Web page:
Saturday, July 07, 2007

L&S: Why Rights?

Jan asks, "Why do people recognize rights?" He offers three possible answers: 1) People have an innate moral tendency or capacity to do so; 2) People are socialized to recognize rights; or 3) People can see the benefits of recognizing rights and act accordingly.

Jan dismisses 1) as irrelevant or "awfully dodgy," and 2) as too vague. He opts for 3), arguing that people can see the net benefits of buying into a regime where everyone's rights get equal respect.

I'm not wholly convinced. For one thing, I don't know why we have to choose between these reasons. They might all play some role in explaining why people respect rights. Indeed, I can imagine other reasons that we might add to Jan's list. Rights offer functionally useful social coordination devices, for instance, in a way that mere appeals to utility do not.

For another thing, Jan's third and favored reason surely cannot alone suffice to explain why people respect rights. In that event, the poor would have tend to have less respect for property rights than the rich, and even the rich would tend to steal whenever they could get away with it. Though I recognize it as a question of fact, I don't think that the available evidence supports that result. Rare malefactors notwithstanding, most folks appear to take rights pretty seriously.


Glen Whitman said...

"Rights offer functionally useful social coordination devices, for instance, in a way that mere appeals to utility do not."

Why would this social coordination be desirable, except that such coordination enhances utility?

Tom W. Bell said...

Glen: First off, enhancing social utility counts in my book. It's not the only thing that matters, natch, but it does count.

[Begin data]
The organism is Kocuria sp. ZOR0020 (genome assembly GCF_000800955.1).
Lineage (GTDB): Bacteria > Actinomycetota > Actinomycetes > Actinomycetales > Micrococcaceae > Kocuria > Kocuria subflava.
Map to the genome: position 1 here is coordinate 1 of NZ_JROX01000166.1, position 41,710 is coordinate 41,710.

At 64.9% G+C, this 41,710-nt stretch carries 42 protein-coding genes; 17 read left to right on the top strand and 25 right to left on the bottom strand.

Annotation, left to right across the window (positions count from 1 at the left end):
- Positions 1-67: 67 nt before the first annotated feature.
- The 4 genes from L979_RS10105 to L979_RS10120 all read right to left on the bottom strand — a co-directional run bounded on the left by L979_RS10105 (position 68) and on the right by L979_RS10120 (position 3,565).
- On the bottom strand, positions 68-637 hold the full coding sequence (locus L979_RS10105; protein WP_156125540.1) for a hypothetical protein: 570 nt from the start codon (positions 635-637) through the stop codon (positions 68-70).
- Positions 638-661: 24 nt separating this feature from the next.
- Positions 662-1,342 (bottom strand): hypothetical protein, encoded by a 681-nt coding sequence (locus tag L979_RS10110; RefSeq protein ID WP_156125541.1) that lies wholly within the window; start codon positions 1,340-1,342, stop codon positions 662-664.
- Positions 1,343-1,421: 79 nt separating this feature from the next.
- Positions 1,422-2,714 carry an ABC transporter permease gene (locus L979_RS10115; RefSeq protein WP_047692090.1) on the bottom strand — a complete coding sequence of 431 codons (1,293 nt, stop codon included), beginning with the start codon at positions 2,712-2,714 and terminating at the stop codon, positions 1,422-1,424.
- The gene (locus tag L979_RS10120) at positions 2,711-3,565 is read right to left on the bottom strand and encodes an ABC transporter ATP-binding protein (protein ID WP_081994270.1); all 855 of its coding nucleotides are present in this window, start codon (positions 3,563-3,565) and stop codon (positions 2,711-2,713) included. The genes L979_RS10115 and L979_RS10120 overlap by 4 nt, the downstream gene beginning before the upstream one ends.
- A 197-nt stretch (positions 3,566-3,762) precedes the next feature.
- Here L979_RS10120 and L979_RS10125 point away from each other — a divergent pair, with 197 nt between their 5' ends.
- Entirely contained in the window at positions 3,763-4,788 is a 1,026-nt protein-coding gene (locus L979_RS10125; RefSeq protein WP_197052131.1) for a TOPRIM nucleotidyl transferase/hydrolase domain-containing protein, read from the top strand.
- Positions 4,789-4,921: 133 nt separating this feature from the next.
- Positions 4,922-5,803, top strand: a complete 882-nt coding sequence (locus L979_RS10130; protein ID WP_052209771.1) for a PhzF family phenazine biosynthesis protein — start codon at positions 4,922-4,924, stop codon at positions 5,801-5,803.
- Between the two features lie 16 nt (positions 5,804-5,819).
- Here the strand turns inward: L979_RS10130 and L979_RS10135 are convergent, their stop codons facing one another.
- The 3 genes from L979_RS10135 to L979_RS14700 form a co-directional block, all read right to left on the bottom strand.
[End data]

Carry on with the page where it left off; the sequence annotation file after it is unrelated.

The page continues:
Second off, because useful coordination devices *survive* in the rough-and-tumble competition between social systems. Even if we don't care about why different approaches to life work, the ones that do tend to beat the ones that don't. So we might have ended up with rights for no other reason than that they help the people who respect them to survive and thrive.

Glen Whitman said...

"Survive and thrive" = produce greater utility, in my book! There's not much utility to be had in a society that does not exist.

Jan Narveson said...
This comment has been removed by the author.
Jan Narveson said...

(1) I didn't intend that the three ideas be mutually exclusive. I did intend that if we are looking for the most fundamental one, then the third is preferable, for the reasons stated.

(2) That rights offer socially useful social coordination devices is indeed what I do want to say, but I take this to be part of the general story under the third option, that of recognizing that there are good reasons for having rights.

(3) I don't see why the third account should have the effect Tom says, in any distinctive sense. It is a general problem with morals, since morals is a quintessential public good: its benefits are indirect - my being moral is a good for you. The social contract indeed is due entirely to this: when we have that kind of a good to make it pay off we MUST have an "agreement" that is there muyst b reciprocity. This will involve some sort of reinforcement activity. (But one of the subjects of discussion in the trade is whether the longer-run coordinative advantages of rights should not itself be reinforcing to intelligent people. I am inclined to think so, but of course that doesn't solve all problems. It does, however, contribute greatly to the general philosophical solution to the problems that morals addresses. ...

David Friedman said...

Part of my explanation of rights can be found at:

I don't think it fits comfortably into any of the three categories.

David Friedman said...

That URL seems to have gotten truncated; here it is wrapped: